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Freska to tout mangos and avocados

Mangos from Ecuador and Brazil and Mexican avocados will be top of mind as the crew from Freska Produce International LLC takes the show floor at the Produce Marketing Association convention in New Orleans this month.

Chief Operating Officer Gary Clevenger told The Produce News during the last week in September that after months of limited supplies and very high prices, avocado volume out of Mexico was picking up and the market price was starting to drop. “We’re down to $50-60 per carton this week,” he said on Sept. 29, “and we should continue to see more price correction with the volume we’re expecting.”

As producers from California and Peru exited the market in August without a corresponding increase in Mexican supplies, the market price continued to climb into the stratosphere. Quotes at more than $100 per carton for California’s dwindling crop were noted in the San Francisco market in September and Mexican avocados were commonly above $80 per carton at the Texas border. But Clevenger said indications are that October volume will be strong. “We are going to need f.o.b. prices in the $30-40 [per carton] range to see promotions pick up.”

Clevenger said estimates are that Mexico has a 2.2 billion pound crop with about 1.75 billion pounds of that expected to be sent to the United States. California is also expected to have a good crop in 2018 (in the 400 million pound range) with some shipments coming as early as January, he said, adding that if Mexico doesn’t start moving its crop there could be a logjam of supplies in the January to May time frame.

The mango situation is a bit more nuanced. Supplies from the most northern Mexican production area lasted longer than usual, which cut into the beginning of the Brazilian deal. Because of both its timing window and the distance the Brazilian fruit has to travel, it typically hits the U.S. shores at a higher price. But rather than a $7-8 market, it was in the $5-7 range in September. Clevenger anticipated a strong market for Brazil throughout October. In late October and early November, however, exporters in Ecuador will join the party and the market should see more fruit. Clevenger said there should be enough fruit to fill orders but not so plentiful to fuel low-price promotions.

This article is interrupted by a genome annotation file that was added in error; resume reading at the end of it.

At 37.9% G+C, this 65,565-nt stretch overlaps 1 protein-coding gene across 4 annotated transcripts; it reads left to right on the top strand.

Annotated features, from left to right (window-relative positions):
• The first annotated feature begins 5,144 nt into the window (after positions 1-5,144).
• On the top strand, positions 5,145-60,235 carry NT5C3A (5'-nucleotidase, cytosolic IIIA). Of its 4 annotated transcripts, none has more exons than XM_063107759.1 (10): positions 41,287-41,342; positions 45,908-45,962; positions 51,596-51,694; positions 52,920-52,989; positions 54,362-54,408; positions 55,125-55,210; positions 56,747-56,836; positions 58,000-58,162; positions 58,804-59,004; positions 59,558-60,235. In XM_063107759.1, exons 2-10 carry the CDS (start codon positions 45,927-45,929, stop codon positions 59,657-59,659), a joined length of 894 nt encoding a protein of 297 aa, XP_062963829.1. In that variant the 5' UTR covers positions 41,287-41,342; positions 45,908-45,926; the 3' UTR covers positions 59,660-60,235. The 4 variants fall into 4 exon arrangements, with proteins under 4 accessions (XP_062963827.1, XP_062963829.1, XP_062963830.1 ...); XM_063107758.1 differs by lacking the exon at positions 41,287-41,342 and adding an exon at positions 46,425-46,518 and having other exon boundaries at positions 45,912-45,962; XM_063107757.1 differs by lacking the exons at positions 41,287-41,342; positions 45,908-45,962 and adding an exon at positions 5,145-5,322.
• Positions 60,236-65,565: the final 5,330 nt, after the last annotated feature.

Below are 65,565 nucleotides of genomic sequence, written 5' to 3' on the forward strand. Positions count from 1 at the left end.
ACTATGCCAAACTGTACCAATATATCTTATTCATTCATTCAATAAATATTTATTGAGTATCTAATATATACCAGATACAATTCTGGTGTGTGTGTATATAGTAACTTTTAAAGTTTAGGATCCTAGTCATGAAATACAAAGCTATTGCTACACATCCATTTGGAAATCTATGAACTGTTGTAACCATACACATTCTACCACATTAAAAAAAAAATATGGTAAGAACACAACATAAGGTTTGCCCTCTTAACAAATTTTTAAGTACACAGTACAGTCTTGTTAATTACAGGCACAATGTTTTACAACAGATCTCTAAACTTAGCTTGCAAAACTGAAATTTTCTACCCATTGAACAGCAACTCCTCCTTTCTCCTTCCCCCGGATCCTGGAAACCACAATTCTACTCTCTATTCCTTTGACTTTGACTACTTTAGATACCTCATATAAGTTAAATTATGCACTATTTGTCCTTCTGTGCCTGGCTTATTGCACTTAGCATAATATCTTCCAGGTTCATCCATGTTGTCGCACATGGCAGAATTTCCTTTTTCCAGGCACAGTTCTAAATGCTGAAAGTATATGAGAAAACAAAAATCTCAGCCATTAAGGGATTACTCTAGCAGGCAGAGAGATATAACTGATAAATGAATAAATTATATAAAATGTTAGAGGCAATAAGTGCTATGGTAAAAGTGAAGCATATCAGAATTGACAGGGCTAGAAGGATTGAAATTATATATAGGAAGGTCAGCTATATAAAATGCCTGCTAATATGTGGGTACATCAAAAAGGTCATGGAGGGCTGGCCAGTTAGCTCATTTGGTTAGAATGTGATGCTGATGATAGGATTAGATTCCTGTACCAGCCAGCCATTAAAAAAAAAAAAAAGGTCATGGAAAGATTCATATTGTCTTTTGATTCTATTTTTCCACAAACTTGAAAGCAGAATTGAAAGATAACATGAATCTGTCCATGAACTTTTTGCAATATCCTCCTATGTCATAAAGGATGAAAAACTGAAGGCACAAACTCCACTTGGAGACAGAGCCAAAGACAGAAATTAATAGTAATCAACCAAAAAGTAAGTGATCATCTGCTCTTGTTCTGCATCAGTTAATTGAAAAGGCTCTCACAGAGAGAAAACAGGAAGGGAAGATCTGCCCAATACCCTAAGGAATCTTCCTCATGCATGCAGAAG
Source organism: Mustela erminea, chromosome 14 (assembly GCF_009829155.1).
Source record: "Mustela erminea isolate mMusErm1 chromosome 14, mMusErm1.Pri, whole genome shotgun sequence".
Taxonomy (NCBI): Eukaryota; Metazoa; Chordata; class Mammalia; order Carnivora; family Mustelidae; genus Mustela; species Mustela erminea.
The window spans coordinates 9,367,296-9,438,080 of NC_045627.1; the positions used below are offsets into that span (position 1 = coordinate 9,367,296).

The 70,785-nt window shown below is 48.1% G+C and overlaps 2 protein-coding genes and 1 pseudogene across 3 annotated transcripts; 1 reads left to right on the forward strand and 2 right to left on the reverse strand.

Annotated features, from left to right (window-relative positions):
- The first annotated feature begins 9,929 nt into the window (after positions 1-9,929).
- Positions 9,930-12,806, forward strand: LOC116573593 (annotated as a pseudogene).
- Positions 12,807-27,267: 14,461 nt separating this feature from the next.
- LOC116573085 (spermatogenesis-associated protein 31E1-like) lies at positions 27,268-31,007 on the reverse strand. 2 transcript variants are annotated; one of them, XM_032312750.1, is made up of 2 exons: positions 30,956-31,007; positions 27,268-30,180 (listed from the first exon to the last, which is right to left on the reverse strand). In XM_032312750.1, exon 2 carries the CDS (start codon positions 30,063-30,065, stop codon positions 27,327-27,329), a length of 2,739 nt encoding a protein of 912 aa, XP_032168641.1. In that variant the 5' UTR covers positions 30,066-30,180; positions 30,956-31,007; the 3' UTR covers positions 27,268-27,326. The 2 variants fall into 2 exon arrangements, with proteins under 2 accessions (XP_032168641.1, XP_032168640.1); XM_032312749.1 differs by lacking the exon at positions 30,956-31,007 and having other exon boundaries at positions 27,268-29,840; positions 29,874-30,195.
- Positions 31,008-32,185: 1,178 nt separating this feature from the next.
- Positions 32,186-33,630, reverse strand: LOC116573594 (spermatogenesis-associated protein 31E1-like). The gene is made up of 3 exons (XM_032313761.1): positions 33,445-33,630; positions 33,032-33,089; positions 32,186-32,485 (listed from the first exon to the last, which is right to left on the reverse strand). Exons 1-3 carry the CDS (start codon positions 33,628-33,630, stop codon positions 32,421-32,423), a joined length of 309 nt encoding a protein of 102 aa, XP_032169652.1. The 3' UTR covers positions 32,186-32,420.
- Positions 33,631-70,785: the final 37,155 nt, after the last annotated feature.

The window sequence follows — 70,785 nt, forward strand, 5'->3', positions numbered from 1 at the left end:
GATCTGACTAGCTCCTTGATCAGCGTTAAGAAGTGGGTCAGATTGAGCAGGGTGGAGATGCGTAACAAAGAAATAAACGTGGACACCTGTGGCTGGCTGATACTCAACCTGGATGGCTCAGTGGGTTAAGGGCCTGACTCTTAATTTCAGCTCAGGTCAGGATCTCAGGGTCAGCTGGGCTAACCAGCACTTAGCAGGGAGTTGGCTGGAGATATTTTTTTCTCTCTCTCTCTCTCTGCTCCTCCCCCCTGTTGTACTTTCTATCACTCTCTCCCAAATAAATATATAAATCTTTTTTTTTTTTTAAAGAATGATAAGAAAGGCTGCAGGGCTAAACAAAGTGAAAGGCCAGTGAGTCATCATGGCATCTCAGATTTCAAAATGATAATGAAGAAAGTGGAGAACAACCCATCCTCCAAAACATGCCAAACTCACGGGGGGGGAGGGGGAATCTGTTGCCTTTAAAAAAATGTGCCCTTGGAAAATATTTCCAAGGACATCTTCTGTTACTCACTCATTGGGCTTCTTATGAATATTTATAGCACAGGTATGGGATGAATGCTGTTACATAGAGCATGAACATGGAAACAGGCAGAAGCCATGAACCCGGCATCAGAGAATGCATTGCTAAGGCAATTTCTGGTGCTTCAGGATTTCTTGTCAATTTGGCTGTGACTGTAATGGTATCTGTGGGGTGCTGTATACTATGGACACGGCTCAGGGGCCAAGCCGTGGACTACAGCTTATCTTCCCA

By December, Peruvian shippers will also be shipping fruit to the United States, and there should be an uptick in volume. Clevenger expects there to be good supplies for the holidays with promotable volume. The traditional mango shoppers — typically those with roots in Mexico, Central or South America or Asia — respond very well to mango promotions, buying mangos in multiples when the price comes down.

Freska will occupy Booth No. 3671 at PMA’s Fresh Summit.